The Stanford Alliance for Innovative Medicines (Stanford AIM) accelerates the translation of Stanford research into next-generation treatments that impact human health.
About Stanford AIM
Stanford AIM was launched in summer 2017 as a new partnership with Takeda Pharmaceutical Company to accelerate the translation of research discoveries at Stanford into next-generation therapies of all modalities. Stanford AIM brings Stanford and Takeda scientists into close collaboration to share ideas, knowhow, and technical acumen. Stanford faculty projects selected to participate in the program will benefit from access to industry drug development know-how and in-kind use of robust industry research functionalities such as medicinal chemistry, high-throughput screening, pharmacokinetics, or safety/toxicity profiling. Stanford will retain all intellectual property from Stanford AIM-supported research and Takeda scientists will get the chance to participate in cutting edge research at one of the nation's top research universities.
How does Stanford AIM work?
Stanford AIM accepts letters of intent from Stanford faculty approximately every six months. The first call for letters of intent opened in November 2017 and the second call opened in June 2018. Ideal projects for entrance into Stanford AIM will have a compelling therapeutic rationale, an identified target that is amenable to therapeutic intervention, and sufficient evidence to support the rationale for a drug discovery effort. It is essential that the letters of intent submitted to the program identify a novel target or a novel approach to a known target with a distinct advantage over existing approaches to that target. Stanford AIM is open to all therapeutic areas and modalities. The goal of Stanford AIM is to advance selected faculty projects through proof-of-concept in animals by leveraging in-kind access to discovery and preclinical development capabilities through Takeda.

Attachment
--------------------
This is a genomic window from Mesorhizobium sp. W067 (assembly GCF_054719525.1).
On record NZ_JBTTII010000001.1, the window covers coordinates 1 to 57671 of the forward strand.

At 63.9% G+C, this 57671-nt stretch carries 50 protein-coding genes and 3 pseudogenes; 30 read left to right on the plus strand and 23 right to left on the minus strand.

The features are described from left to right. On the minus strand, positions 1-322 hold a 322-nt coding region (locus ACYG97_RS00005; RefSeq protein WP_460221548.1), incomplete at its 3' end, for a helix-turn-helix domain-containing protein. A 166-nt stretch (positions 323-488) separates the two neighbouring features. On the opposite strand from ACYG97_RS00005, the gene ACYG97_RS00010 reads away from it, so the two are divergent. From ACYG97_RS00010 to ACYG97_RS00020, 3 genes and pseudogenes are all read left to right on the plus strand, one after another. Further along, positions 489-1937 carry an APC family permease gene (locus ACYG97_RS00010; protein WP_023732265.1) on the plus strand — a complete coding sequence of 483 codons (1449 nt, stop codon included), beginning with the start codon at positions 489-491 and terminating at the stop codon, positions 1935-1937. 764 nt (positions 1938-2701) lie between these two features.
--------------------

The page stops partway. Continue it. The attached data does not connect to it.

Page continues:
Stanford AIM uses a two-phase process to select projects for support. The first phase is a letter of intent (LOI) submission. Submitted LOIs will be reviewed internally within Stanford to ensure that the proposal demonstrates a direct path to therapeutic development and for novelty. A Takeda representative will then review only the title of submitted LOIs to eliminate proposals with potential internal Takeda program conflicts. A Review Committee, consisting of an equal number of Stanford faculty and Takeda scientists, will review the remaining LOIs. The Review Committee will select a short list of LOIs for invitation to submit a full proposal. The full proposal will include full rationale, work plans, budgets, resourcing, and success criteria. Full proposals will be developed by the Stanford investigator with Takeda participation. The Review Committee will rank and recommend full proposals for support to the Stanford AIM Board. The number of projects selected for entry in to AIM will depend on available resources from Takeda and Stanford. Stanford AIM anticipates selecting 3 – 4 projects in the first year through two rounds of calls for proposals. Stanford AIM hopes to support 6 – 8 projects at steady state.
Support for projects selected to enter the Stanford AIM pipeline will come in two forms. Takeda will provide discovery and preclinical development capabilities, resources and expertise. The specific resource commitments for each project will be developed as part of the full proposal development process and ultimately determined by the Stanford AIM Board. It is anticipated that most selected projects will receive in-kind support for ~18 months. Stanford faculty will be responsible for supporting any Stanford faculty effort, relevant laboratory personnel effort, as well as any research costs for collaboration activities carried out at Stanford. To help defray collaboration costs incurred at Stanford, Stanford projects selected for entry into AIM can request up to $75k in research support in the form of a University Research award from Stanford ChEM-H as part of the full proposal budget.
How to Apply
The Summer 2018 call for LOIs is now closed.